He was thinking global. It had become clear to him that racism was not a stand-alone evil. It was an organic element in a disease complex that included capitalism, colonialism and militarism. In 1965, in a break with his assigned public role fighting racism Dr. King spoke out against the war in Vietnam. It confused supporters and earned him vindictive enemies. By the time he checked into Room 306, he was, for good reason, feeling vulnerable and fatalistic. He had been to the mountaintop; but he had hit some valleys too.
My guess is that if Martin Luther King Jr. of 1968 were to return to 2018 America, he would be unsurprised by some of what he’d find: the staggering numbers of black men in jail; the recurrent killings of unarmed black youths by police; the emboldened presence of white supremacism. As a leader, he shaped a great humanitarian movement; as a thinker, he came to understand humanism’s deep flaws.
I wonder what he would think about how we engage with the history he helped create. A glance at contemporary art might give him some clues. In 1988, the African-American artist Glenn Ligon took as a subject a foundational civil rights emblem, the “I AM A MAN” strike placard, and did several things to it simultaneously: He replicated it, customized it, and critiqued it.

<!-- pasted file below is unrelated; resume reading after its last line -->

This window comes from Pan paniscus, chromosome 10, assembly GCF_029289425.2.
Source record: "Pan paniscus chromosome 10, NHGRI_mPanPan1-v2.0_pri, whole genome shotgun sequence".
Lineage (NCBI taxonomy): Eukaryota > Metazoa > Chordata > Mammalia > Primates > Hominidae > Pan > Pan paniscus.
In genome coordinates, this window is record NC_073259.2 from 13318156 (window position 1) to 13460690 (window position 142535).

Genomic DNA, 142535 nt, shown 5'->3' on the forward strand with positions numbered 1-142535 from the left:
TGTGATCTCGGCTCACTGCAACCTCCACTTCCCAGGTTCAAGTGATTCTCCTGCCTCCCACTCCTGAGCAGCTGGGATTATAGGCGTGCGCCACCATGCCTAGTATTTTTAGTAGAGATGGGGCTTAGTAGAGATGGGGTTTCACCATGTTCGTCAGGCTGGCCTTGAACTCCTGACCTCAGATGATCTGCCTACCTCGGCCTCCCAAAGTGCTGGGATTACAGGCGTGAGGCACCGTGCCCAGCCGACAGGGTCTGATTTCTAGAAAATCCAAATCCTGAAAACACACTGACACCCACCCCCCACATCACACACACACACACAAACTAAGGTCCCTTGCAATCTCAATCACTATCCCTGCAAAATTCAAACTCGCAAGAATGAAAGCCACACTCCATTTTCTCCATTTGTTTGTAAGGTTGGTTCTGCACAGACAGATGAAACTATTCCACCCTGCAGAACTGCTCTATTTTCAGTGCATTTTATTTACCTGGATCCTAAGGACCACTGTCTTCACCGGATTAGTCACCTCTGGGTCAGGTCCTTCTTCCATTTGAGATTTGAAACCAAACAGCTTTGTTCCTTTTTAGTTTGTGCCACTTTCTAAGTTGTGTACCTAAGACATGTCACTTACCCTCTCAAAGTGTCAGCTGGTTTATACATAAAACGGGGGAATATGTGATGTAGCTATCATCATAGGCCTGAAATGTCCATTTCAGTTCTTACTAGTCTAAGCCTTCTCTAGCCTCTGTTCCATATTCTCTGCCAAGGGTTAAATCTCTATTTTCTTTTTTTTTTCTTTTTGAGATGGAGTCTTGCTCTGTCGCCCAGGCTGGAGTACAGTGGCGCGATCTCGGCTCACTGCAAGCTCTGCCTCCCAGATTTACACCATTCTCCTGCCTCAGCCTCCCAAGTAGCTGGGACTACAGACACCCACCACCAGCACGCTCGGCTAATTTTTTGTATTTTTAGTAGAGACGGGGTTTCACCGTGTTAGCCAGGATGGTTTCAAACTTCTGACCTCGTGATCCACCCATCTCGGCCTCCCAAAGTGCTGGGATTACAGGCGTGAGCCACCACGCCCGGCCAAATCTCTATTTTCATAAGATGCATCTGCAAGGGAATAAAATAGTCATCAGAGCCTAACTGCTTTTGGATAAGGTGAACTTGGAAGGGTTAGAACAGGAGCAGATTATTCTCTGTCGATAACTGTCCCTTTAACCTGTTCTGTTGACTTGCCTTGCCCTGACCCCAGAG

He turned it into a painting. In doing so, he paid homage to the mass-printed original; he gave its adamant words a new, queer dimension (Mr. Ligon is gay); and he turned an activist artifact, one that functioned as demand for economic equity, into an elite museum object, its text now done in glossy, light-catching enamel. (The painting is currently on view at the National Gallery of Art in Washington, in honor of the King anniversary.)
On multiple levels, Mr. Ligon made a piece of civil rights history his own, though attempts by other artists to do something similar have backfired. A recent example is the painting “Open Casket” by Dana Schutz, in the 2017 Whitney Biennial. The source of the image in this case was also a movement icon: a 1955 post mortem photograph of Emmett Till, a black teenager who, after being accused of whistling at a white woman, was murdered. At his mother’s insistence, Till’s tortured body was put on public view and photographed. The pictures, printed in Jet magazine, are credited with bringing many people into the civil rights movement, among them Dr. King.
At the Whitney, the painting sparked protests by some black artists who demanded its removal. At issue was that Ms. Schutz is white. Dr. King’s initial vision for the civil rights movement was one of racial harmony; blacks and whites working together to achieve equal lives for all. Possibly in those early days, Ms. Schutz’s painting might have passed as a gesture of solidarity.
But by 1968, it was clear, even to moderate blacks, that sharing power was not likely to happen. For the Whitney protesters, “Open Casket” was an emblem of the continuing exercise of white privilege that, in this case, allowed a white-controlled museum and a white artist to lay claim to a sensational image of black pain.